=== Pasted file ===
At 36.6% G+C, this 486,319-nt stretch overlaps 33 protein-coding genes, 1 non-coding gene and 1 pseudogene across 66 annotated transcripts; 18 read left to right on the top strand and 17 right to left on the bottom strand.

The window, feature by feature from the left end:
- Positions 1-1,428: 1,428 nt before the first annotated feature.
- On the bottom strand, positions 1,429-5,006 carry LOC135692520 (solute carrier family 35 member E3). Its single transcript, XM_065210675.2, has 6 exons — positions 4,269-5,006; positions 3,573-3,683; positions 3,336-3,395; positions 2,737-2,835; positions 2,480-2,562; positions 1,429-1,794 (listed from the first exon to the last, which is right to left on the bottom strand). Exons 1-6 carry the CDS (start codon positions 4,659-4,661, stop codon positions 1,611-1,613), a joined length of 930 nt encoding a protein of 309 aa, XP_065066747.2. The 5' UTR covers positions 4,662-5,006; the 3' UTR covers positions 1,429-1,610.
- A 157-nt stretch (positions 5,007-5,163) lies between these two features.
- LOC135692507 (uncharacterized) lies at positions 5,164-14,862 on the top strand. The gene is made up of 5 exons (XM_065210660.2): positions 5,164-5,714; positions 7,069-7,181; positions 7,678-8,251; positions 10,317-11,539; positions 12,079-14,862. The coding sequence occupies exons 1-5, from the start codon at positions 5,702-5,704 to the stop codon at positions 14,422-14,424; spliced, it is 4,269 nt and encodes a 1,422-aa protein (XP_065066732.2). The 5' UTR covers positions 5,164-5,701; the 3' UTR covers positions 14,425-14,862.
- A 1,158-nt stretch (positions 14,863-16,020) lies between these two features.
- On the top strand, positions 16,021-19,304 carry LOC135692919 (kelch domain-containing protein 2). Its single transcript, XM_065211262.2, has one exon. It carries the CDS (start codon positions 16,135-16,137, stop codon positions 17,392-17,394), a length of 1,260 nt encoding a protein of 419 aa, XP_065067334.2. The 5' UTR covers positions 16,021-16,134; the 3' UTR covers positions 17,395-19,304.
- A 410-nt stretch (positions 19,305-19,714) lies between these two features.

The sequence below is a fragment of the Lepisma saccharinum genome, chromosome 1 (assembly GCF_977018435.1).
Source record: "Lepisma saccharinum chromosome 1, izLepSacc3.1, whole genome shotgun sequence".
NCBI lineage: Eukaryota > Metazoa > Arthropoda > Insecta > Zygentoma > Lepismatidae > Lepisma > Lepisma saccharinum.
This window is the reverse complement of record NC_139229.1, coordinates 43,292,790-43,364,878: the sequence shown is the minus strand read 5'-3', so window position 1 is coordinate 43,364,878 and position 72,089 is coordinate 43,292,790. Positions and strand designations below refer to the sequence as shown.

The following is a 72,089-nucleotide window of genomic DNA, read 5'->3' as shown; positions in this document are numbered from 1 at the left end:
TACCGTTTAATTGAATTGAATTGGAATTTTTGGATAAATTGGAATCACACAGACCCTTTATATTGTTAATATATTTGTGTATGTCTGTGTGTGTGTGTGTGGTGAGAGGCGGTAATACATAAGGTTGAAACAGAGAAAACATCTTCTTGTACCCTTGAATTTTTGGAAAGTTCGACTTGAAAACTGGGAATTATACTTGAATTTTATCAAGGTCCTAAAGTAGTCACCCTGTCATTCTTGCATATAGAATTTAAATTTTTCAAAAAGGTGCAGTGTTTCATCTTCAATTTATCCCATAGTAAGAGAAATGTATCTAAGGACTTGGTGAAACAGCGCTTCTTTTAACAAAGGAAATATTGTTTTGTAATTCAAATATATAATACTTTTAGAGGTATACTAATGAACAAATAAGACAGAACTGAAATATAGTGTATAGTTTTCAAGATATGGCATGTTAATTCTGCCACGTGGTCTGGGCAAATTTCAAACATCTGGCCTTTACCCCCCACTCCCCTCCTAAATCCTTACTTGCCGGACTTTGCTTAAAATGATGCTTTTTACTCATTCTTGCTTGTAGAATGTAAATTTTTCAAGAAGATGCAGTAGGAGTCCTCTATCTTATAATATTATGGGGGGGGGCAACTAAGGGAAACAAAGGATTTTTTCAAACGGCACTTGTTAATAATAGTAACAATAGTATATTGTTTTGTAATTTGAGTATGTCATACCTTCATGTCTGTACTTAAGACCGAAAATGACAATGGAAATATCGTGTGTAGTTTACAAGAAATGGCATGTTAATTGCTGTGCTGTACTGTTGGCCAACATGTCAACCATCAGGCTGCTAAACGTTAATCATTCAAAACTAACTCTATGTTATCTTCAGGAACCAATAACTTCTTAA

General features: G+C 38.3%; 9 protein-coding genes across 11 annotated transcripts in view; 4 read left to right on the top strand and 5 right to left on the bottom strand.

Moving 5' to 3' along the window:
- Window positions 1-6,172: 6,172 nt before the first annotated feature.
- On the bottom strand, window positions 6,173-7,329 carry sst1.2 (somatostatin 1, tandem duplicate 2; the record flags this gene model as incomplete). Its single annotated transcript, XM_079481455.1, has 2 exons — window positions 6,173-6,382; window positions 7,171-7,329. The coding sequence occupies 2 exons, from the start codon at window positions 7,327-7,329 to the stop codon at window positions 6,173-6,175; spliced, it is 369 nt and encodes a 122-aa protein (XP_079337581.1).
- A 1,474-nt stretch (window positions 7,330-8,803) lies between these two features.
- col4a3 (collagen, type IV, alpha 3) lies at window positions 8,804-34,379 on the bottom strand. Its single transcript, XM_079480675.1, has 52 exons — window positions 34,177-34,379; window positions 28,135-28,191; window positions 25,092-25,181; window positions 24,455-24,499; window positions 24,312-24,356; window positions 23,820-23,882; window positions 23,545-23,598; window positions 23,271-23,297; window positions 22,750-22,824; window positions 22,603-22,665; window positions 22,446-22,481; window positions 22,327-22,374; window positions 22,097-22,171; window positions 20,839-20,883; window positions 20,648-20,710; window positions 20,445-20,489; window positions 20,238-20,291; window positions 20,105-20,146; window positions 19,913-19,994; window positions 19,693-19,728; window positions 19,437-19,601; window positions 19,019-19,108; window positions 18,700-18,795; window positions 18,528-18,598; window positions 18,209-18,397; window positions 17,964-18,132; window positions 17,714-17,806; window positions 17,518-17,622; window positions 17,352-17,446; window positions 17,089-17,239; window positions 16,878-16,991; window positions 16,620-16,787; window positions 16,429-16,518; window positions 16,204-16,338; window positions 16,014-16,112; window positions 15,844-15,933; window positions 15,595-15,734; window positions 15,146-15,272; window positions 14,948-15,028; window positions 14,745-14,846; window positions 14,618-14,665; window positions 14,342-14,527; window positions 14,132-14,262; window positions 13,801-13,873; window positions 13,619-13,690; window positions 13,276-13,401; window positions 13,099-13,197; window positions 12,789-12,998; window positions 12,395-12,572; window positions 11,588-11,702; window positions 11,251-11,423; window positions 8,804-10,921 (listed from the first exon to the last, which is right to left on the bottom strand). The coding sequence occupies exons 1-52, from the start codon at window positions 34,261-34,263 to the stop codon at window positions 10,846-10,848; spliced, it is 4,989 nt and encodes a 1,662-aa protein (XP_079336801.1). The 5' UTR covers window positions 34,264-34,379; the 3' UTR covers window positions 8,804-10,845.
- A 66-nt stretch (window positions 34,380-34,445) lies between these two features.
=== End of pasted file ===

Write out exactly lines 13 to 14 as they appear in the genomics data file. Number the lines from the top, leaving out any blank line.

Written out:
This window is the reverse complement of record NC_139229.1, coordinates 43,292,790-43,364,878: the sequence shown is the minus strand read 5'-3', so window position 1 is coordinate 43,364,878 and position 72,089 is coordinate 43,292,790. Positions and strand designations below refer to the sequence as shown.

The following is a 72,089-nucleotide window of genomic DNA, read 5'->3' as shown; positions in this document are numbered from 1 at the left end: